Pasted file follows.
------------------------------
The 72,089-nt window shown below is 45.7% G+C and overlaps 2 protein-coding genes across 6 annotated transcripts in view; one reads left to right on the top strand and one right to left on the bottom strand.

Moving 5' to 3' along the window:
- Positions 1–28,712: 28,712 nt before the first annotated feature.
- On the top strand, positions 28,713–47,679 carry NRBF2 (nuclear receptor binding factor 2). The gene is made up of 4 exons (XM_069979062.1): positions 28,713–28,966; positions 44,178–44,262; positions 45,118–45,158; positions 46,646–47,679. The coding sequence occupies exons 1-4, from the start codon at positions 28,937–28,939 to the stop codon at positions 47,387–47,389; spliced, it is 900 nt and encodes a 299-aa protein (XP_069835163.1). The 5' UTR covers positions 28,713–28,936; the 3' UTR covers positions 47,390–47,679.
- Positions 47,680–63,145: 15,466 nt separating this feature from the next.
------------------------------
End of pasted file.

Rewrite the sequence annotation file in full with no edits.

The 72,089-nt window shown below is 45.7% G+C and overlaps 2 protein-coding genes across 6 annotated transcripts in view; one reads left to right on the top strand and one right to left on the bottom strand.

Moving 5' to 3' along the window:
- Positions 1–28,712: 28,712 nt before the first annotated feature.
- On the top strand, positions 28,713–47,679 carry NRBF2 (nuclear receptor binding factor 2). The gene is made up of 4 exons (XM_069979062.1): positions 28,713–28,966; positions 44,178–44,262; positions 45,118–45,158; positions 46,646–47,679. The coding sequence occupies exons 1-4, from the start codon at positions 28,937–28,939 to the stop codon at positions 47,387–47,389; spliced, it is 900 nt and encodes a 299-aa protein (XP_069835163.1). The 5' UTR covers positions 28,713–28,936; the 3' UTR covers positions 47,390–47,679.
- Positions 47,680–63,145: 15,466 nt separating this feature from the next.